What Makes Terrorism Tick in Africa? Evidence from Al-Shabaab and Boko Haram

Published date01 June 2017
Date01 June 2017
Subject MatterArticles
Department of Politics and International Relations, University of Johannesburg, Auckland
Park, South Africa.
Corresponding author:
Darlington Mutanda, Department of Politics and International Relations, University of
Johannesburg, P.O. Box 524, Auckland Park, South Africa.
E-mail: mutandadarlington@yahoo.com
What Makes
Terrorism Tick
in Africa? Evidence
from Al-Shabaab
and Boko Haram
Darlington Mutanda1
This article, with reference to some of the biggest terrorist groups on
the African continent, focuses on the challenges that nations face in
combating the spread and effects of terrorism. While numerous studies
have been undertaken to explain the causes, dynamics, and effects of
terrorist groups, this work particularly dwells on how these groups
sustain their operations. Additionally, the article implements document
analysis in order to examine the challenges of addressing Al-Shabaab
and Boko Haram in Africa. Fascinatingly, what emerges is that terrorist
groups are highly organized. The article also argues that military strategy
forms the backbone of terrorist survival. By avoiding direct combat,
the groups are capable of prolonged episodes of fighting. While several
campaigns have been waged to deal with terror, the scope under which
these have been planned and executed explains why terrorism has
survived for so long. The fact that conventional armies are not willing
to commit as many foot soldiers as possible implies that terrorists will
always be difficult to overcome. The article thus largely uses ‘military
lens’ to analyze why terrorism has managed to upset conventional
Jadavpur Journal of
International Relations
21(1) 20–40
2017 Jadavpur University
SAGE Publications
DOI: 10.1177/0973598417706590
Mutanda 21
armies. Policy makers will find the article useful as the war on terror
rages on, especially in stepping up counterterrorism measures.
Al-Shabaab, Boko Haram, civilians, terrorism, strategy, Africa
Terrorism cannot be easily defined because it is context specific. Over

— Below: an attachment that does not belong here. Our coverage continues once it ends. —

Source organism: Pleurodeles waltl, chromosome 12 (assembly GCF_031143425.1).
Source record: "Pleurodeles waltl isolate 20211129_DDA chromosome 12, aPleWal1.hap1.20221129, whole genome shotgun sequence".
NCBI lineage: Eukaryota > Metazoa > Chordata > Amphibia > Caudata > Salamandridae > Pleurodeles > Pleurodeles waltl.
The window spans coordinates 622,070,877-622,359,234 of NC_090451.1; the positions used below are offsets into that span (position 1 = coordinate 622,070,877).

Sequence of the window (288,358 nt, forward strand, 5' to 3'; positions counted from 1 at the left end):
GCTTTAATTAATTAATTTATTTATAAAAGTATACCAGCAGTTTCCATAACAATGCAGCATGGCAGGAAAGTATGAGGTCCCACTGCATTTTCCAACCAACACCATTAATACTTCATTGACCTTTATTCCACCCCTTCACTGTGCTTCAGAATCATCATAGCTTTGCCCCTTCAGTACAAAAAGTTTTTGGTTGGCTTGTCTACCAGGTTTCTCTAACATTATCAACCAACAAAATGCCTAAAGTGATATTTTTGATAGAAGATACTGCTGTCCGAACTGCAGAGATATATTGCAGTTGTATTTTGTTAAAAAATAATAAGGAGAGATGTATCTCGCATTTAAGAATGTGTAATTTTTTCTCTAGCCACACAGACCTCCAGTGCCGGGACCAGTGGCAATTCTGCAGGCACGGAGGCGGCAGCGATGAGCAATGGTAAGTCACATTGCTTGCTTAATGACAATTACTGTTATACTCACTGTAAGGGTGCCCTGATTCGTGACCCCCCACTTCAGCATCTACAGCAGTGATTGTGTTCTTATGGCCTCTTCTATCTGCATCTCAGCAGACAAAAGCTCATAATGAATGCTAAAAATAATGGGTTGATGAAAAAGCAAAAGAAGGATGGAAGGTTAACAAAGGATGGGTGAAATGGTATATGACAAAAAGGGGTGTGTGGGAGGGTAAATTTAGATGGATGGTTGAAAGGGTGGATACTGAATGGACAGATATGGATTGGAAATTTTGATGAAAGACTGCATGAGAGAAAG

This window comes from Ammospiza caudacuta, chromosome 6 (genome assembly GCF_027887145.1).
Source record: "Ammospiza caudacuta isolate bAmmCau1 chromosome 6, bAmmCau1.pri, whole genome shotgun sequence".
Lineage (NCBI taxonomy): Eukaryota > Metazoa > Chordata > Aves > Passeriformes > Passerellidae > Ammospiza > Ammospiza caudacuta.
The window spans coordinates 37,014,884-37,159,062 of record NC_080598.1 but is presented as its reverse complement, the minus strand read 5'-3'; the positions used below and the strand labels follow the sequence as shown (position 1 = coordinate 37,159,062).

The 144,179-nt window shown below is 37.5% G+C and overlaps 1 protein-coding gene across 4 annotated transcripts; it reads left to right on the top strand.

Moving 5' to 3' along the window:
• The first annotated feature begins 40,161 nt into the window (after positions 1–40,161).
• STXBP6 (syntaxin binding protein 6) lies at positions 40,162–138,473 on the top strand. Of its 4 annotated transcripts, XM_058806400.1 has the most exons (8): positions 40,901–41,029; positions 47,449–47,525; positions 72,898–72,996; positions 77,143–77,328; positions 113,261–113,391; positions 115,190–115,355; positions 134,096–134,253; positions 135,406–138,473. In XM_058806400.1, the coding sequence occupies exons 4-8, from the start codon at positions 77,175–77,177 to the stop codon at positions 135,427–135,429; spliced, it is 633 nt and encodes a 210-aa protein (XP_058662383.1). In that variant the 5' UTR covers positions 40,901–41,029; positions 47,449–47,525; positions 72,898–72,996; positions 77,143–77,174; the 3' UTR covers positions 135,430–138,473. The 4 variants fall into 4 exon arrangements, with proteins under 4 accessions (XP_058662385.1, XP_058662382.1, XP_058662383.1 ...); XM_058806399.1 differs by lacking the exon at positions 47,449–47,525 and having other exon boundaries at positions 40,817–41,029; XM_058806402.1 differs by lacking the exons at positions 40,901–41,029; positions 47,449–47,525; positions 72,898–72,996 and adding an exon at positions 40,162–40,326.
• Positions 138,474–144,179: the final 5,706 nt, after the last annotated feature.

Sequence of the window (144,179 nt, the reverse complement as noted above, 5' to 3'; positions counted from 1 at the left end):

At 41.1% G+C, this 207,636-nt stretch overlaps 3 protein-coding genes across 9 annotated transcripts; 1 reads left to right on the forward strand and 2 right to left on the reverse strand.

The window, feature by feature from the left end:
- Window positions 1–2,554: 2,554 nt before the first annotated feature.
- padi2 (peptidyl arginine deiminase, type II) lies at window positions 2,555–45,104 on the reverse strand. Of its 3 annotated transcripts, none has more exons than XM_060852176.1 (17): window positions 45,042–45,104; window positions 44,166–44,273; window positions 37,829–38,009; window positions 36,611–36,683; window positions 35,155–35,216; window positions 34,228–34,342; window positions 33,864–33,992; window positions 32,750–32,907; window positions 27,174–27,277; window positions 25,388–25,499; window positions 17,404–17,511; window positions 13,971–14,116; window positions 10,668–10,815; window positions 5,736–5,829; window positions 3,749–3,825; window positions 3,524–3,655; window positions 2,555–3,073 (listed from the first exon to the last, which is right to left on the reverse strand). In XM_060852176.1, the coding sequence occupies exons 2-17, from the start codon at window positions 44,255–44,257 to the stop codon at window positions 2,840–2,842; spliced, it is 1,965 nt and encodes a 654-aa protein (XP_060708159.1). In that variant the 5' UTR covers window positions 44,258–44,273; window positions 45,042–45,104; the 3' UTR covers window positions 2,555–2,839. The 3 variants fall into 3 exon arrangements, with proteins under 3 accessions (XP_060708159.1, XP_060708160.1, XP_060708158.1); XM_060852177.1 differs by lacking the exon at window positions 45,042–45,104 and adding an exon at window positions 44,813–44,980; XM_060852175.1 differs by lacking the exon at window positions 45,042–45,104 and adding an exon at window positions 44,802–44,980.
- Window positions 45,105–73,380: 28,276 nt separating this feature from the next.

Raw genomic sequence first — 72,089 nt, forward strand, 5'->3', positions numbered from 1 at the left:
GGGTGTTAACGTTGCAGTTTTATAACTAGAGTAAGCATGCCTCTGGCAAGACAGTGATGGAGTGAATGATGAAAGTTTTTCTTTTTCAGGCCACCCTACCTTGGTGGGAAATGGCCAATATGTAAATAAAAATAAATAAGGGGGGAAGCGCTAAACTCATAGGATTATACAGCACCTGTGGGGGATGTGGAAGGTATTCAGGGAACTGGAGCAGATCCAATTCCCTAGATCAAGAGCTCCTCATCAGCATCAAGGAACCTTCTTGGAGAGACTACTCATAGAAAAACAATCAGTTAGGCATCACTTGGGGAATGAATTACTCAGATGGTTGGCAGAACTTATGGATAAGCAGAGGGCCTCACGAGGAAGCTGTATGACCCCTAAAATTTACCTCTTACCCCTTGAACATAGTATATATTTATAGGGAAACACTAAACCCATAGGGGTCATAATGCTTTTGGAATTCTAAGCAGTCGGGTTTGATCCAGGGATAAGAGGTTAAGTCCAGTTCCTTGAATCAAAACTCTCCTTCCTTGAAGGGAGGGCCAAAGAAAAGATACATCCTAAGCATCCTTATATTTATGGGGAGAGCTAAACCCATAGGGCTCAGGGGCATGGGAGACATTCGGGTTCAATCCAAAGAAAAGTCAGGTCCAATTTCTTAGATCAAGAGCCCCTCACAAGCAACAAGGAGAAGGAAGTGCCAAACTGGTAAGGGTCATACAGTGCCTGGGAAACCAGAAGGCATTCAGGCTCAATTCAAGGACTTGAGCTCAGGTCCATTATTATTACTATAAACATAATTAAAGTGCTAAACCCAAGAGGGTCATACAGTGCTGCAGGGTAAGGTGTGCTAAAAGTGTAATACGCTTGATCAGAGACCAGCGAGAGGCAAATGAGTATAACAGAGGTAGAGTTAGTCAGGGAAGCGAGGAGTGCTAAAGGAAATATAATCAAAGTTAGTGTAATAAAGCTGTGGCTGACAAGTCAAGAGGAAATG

100 definitions attempt to explain what terrorism is. It is important to
note that Kurd, Lebanese, Palestinian, Somali, and Kashmir communi-
ties view their fighters as freedom fighters, not terrorists. The political
nature of terrorism and the challenges of defining it are further exempli-
fied in the case of Hezbollah. With the exception of Lebanon and Iran,
the Arab League and the Gulf Cooperation Council (GCC) declared the
Lebanese movement leading to the foundation of Hezbollah a ‘terrorist’
group’. The United States (US), Canada, and Australia also listed
Hezbollah as a ‘terrorist’ group. More importantly, the European Union (EU)
even blacklisted its military wing (Al Jazeera 2016a). In contrast, the
Lebanese desire the Hezbollah group to survive. This is because to them
the enemy is clear, their history is intertwined, and the purpose is well
defined (Ghaddar 2016). Hezbollah views its conflict with Israel and the
Jewish people as religiously motivated.
Nonetheless, there is a consensus that terrorism is the threat or the
act of politically motivated violence directed primarily against civilians.
Irrespective of legitimacy, perpetrator, location, and time of attack,
terrorism is a means to an end (Gunaratna 2009: 140). Duyvesteyn
(2007: 118) views terrorism as a violent act aimed at political change.
As espoused by eminent Prussian war theorist Carl von Clausewitz, war
is a continuation of policy by other means. The implication is that while
people join terrorist groups for various reasons, terrorism itself has
greater political goals. Terrorist groups develop secular and religious
ideologies or belief systems to politicize, radicalize, and mobilize their
actual and potential followers (Gunaratna 2009: 140). This is explicit in
the activities of groups such as Al-Shabaab, the Islamic State, Boko
Haram, and Al-Qaeda, to mention but a few. Furthermore, terrorists
disregard the law of armed conflict. They utilize the scheme of targeting
civilians as a means of causing and spreading terror. As employed
by non-state actors, terrorism is a revolutionary strategy that seeks to

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